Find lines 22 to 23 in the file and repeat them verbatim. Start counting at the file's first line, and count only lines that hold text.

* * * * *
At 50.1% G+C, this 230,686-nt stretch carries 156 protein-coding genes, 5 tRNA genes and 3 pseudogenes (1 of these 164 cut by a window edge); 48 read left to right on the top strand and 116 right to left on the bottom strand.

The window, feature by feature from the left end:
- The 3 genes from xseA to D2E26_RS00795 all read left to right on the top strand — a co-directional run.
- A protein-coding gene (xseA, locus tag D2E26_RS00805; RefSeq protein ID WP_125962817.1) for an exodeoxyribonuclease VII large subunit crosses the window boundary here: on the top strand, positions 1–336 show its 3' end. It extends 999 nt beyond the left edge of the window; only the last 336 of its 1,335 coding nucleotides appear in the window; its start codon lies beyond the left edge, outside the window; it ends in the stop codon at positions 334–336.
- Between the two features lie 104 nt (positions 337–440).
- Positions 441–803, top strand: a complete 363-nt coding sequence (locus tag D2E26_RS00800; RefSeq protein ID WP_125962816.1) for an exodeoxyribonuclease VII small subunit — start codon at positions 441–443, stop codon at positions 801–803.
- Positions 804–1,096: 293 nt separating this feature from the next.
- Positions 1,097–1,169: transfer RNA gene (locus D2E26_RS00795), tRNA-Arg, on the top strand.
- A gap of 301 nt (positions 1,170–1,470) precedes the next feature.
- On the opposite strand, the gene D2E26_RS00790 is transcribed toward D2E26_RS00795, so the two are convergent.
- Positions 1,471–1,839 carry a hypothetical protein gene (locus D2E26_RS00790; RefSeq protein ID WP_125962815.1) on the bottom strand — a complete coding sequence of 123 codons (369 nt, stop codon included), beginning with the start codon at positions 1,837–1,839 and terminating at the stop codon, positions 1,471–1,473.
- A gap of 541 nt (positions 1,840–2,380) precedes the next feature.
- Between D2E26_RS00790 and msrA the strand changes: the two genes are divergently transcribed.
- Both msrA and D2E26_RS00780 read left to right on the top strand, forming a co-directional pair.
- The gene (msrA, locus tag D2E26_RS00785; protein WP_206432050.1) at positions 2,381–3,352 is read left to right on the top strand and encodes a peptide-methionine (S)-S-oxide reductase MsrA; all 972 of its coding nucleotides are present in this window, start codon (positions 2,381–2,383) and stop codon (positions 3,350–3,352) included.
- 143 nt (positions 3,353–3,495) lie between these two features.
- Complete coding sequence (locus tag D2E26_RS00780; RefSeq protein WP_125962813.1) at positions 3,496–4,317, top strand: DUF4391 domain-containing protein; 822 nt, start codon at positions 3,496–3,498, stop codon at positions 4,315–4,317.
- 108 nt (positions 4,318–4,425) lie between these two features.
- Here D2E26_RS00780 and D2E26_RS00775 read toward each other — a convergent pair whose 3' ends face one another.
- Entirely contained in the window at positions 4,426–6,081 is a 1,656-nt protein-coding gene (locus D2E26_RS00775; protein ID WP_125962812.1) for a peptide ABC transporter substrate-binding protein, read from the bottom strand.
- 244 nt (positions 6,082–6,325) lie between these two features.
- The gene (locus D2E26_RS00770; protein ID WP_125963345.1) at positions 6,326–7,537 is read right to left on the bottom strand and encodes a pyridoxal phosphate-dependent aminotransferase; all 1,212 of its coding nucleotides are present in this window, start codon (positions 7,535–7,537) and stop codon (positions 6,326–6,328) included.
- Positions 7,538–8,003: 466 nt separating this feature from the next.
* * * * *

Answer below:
- The gene (locus D2E26_RS00770; protein ID WP_125963345.1) at positions 6,326–7,537 is read right to left on the bottom strand and encodes a pyridoxal phosphate-dependent aminotransferase; all 1,212 of its coding nucleotides are present in this window, start codon (positions 7,535–7,537) and stop codon (positions 6,326–6,328) included.
- Positions 7,538–8,003: 466 nt separating this feature from the next.